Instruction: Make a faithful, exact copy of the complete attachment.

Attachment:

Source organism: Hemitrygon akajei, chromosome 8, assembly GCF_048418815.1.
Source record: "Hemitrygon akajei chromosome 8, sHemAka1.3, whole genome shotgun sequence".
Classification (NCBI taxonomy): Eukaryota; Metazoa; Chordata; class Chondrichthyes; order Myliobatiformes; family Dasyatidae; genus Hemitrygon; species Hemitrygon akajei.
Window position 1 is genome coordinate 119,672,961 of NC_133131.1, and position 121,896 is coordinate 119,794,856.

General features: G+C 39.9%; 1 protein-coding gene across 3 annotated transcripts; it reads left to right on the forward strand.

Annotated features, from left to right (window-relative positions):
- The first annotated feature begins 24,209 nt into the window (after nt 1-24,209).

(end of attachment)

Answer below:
Source organism: Hemitrygon akajei, chromosome 8, assembly GCF_048418815.1.
Source record: "Hemitrygon akajei chromosome 8, sHemAka1.3, whole genome shotgun sequence".
Classification (NCBI taxonomy): Eukaryota; Metazoa; Chordata; class Chondrichthyes; order Myliobatiformes; family Dasyatidae; genus Hemitrygon; species Hemitrygon akajei.
Window position 1 is genome coordinate 119,672,961 of NC_133131.1, and position 121,896 is coordinate 119,794,856.

General features: G+C 39.9%; 1 protein-coding gene across 3 annotated transcripts; it reads left to right on the forward strand.

Annotated features, from left to right (window-relative positions):
- The first annotated feature begins 24,209 nt into the window (after nt 1-24,209).